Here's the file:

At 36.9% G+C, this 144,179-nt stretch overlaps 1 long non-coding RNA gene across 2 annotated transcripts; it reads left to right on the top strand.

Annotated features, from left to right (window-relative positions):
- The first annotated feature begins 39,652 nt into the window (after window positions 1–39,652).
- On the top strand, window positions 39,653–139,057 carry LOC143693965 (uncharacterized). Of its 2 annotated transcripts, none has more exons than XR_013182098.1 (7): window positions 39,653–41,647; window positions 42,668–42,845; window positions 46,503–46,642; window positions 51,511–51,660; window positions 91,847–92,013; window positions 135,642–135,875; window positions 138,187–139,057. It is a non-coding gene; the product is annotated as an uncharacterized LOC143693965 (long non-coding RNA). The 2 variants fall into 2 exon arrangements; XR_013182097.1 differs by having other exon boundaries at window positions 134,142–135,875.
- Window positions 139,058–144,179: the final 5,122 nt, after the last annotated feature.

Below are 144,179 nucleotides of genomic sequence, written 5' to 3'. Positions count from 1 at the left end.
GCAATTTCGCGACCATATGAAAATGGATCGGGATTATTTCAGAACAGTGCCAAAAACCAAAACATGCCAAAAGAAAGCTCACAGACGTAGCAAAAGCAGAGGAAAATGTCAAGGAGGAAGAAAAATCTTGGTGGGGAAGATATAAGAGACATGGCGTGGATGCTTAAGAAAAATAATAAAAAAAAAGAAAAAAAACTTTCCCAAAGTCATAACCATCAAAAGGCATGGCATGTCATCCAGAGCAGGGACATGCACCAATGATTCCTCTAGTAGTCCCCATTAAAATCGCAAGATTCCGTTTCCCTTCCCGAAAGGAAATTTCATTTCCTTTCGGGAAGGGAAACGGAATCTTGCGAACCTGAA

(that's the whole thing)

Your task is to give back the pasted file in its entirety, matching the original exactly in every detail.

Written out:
At 36.9% G+C, this 144,179-nt stretch overlaps 1 long non-coding RNA gene across 2 annotated transcripts; it reads left to right on the top strand.

Annotated features, from left to right (window-relative positions):
- The first annotated feature begins 39,652 nt into the window (after window positions 1–39,652).
- On the top strand, window positions 39,653–139,057 carry LOC143693965 (uncharacterized). Of its 2 annotated transcripts, none has more exons than XR_013182098.1 (7): window positions 39,653–41,647; window positions 42,668–42,845; window positions 46,503–46,642; window positions 51,511–51,660; window positions 91,847–92,013; window positions 135,642–135,875; window positions 138,187–139,057. It is a non-coding gene; the product is annotated as an uncharacterized LOC143693965 (long non-coding RNA). The 2 variants fall into 2 exon arrangements; XR_013182097.1 differs by having other exon boundaries at window positions 134,142–135,875.
- Window positions 139,058–144,179: the final 5,122 nt, after the last annotated feature.

Below are 144,179 nucleotides of genomic sequence, written 5' to 3'. Positions count from 1 at the left end.
GCAATTTCGCGACCATATGAAAATGGATCGGGATTATTTCAGAACAGTGCCAAAAACCAAAACATGCCAAAAGAAAGCTCACAGACGTAGCAAAAGCAGAGGAAAATGTCAAGGAGGAAGAAAAATCTTGGTGGGGAAGATATAAGAGACATGGCGTGGATGCTTAAGAAAAATAATAAAAAAAAAGAAAAAAAACTTTCCCAAAGTCATAACCATCAAAAGGCATGGCATGTCATCCAGAGCAGGGACATGCACCAATGATTCCTCTAGTAGTCCCCATTAAAATCGCAAGATTCCGTTTCCCTTCCCGAAAGGAAATTTCATTTCCTTTCGGGAAGGGAAACGGAATCTTGCGAACCTGAA